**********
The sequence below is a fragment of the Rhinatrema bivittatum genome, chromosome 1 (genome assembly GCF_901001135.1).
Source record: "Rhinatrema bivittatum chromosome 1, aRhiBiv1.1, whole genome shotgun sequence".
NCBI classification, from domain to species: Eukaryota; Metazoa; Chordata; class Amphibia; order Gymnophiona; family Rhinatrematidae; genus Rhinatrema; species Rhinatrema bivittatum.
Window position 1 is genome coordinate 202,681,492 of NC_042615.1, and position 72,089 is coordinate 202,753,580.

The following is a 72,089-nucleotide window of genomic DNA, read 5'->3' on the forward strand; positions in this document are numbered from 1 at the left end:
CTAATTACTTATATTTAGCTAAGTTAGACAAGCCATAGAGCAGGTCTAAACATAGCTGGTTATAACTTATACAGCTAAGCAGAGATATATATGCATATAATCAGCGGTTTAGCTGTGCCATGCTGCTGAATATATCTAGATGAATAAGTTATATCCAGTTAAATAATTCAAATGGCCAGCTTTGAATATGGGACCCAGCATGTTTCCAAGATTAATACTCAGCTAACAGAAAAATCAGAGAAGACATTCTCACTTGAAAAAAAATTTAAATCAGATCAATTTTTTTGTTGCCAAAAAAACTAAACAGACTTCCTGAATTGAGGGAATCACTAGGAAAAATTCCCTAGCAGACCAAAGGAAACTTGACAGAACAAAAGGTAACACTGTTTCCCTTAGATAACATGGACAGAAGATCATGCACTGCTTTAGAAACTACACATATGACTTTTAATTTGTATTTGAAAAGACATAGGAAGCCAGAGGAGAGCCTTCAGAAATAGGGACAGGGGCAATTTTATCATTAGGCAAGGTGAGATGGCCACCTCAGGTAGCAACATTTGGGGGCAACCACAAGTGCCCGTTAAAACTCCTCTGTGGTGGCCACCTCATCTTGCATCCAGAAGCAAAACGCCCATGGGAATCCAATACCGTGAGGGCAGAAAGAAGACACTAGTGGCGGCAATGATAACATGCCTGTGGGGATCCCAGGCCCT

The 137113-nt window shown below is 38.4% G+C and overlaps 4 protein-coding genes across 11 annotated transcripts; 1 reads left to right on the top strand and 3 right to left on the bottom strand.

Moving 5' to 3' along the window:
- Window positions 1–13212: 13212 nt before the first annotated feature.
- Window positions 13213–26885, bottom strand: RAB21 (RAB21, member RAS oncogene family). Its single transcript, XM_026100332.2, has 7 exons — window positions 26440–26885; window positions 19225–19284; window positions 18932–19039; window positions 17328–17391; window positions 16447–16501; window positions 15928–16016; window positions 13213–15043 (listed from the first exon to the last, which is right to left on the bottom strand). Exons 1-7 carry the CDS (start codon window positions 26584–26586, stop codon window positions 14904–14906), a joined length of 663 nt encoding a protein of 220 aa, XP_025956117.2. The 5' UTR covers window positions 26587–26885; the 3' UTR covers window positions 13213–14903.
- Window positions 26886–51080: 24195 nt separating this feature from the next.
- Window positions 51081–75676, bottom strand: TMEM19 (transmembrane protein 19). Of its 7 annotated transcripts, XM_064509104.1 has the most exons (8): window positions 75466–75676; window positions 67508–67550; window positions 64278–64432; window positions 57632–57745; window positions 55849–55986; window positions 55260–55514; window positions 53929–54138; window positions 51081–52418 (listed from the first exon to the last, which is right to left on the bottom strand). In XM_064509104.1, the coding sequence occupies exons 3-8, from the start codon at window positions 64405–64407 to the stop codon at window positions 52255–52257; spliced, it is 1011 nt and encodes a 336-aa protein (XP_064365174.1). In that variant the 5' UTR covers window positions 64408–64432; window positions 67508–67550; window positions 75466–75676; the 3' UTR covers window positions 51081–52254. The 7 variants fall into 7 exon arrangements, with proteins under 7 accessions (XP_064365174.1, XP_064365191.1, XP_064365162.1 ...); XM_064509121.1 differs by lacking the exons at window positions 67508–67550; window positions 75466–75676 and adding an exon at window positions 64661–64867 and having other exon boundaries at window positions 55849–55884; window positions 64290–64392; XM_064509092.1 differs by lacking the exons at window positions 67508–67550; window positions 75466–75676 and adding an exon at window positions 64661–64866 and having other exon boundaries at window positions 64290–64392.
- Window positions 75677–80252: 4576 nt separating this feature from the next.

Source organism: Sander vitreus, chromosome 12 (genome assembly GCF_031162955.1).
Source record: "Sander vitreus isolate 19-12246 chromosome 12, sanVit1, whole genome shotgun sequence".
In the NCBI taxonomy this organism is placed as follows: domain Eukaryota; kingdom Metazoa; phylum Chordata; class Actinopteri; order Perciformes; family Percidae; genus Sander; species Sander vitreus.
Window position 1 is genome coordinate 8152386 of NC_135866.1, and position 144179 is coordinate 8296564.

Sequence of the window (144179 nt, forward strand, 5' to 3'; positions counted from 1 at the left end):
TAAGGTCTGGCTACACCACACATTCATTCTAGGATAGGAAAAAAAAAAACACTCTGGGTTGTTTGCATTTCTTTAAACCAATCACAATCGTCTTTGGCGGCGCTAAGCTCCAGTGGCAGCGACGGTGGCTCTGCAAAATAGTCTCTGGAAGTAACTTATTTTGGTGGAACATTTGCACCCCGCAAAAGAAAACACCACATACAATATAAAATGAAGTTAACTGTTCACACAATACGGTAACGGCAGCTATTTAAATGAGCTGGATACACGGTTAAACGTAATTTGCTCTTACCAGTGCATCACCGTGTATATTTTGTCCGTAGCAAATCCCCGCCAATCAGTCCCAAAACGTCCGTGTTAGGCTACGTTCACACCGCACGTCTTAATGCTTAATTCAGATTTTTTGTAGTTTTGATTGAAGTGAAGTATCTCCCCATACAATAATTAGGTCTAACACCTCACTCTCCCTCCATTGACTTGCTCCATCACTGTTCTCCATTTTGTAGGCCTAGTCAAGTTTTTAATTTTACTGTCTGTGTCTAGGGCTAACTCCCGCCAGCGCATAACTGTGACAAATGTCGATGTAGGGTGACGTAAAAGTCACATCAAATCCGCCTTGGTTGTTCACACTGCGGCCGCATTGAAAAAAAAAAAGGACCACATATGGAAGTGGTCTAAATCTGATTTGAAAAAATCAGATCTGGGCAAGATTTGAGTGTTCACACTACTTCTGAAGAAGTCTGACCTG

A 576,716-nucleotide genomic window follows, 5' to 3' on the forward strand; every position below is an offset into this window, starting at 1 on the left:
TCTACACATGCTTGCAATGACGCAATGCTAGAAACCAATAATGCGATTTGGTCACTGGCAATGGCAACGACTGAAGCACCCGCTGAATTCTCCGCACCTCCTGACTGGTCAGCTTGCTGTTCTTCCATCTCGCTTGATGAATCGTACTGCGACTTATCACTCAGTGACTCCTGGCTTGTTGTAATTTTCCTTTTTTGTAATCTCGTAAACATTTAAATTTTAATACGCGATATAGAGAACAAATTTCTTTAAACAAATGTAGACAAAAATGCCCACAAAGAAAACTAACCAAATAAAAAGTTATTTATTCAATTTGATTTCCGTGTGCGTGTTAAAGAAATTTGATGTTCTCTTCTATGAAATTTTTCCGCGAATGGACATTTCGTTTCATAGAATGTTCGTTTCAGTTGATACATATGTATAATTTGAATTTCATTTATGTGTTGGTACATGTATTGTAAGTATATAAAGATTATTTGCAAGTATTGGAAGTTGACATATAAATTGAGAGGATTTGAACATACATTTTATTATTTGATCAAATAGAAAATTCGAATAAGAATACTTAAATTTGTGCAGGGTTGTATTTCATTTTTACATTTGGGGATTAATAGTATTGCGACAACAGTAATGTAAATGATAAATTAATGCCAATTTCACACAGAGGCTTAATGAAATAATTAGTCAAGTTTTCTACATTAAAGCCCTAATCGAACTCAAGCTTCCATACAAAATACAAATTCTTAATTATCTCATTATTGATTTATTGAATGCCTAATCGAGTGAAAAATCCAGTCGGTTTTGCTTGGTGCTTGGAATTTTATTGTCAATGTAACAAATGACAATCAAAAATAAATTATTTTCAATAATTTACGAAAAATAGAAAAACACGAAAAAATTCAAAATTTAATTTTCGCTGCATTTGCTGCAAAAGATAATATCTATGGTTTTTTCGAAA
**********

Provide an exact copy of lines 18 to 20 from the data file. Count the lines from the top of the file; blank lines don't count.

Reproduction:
Sequence of the window (144179 nt, forward strand, 5' to 3'; positions counted from 1 at the left end):
TAAGGTCTGGCTACACCACACATTCATTCTAGGATAGGAAAAAAAAAAACACTCTGGGTTGTTTGCATTTCTTTAAACCAATCACAATCGTCTTTGGCGGCGCTAAGCTCCAGTGGCAGCGACGGTGGCTCTGCAAAATAGTCTCTGGAAGTAACTTATTTTGGTGGAACATTTGCACCCCGCAAAAGAAAACACCACATACAATATAAAATGAAGTTAACTGTTCACACAATACGGTAACGGCAGCTATTTAAATGAGCTGGATACACGGTTAAACGTAATTTGCTCTTACCAGTGCATCACCGTGTATATTTTGTCCGTAGCAAATCCCCGCCAATCAGTCCCAAAACGTCCGTGTTAGGCTACGTTCACACCGCACGTCTTAATGCTTAATTCAGATTTTTTGTAGTTTTGATTGAAGTGAAGTATCTCCCCATACAATAATTAGGTCTAACACCTCACTCTCCCTCCATTGACTTGCTCCATCACTGTTCTCCATTTTGTAGGCCTAGTCAAGTTTTTAATTTTACTGTCTGTGTCTAGGGCTAACTCCCGCCAGCGCATAACTGTGACAAATGTCGATGTAGGGTGACGTAAAAGTCACATCAAATCCGCCTTGGTTGTTCACACTGCGGCCGCATTGAAAAAAAAAAAGGACCACATATGGAAGTGGTCTAAATCTGATTTGAAAAAATCAGATCTGGGCAAGATTTGAGTGTTCACACTACTTCTGAAGAAGTCTGACCTG

A 576,716-nucleotide genomic window follows, 5' to 3' on the forward strand; every position below is an offset into this window, starting at 1 on the left: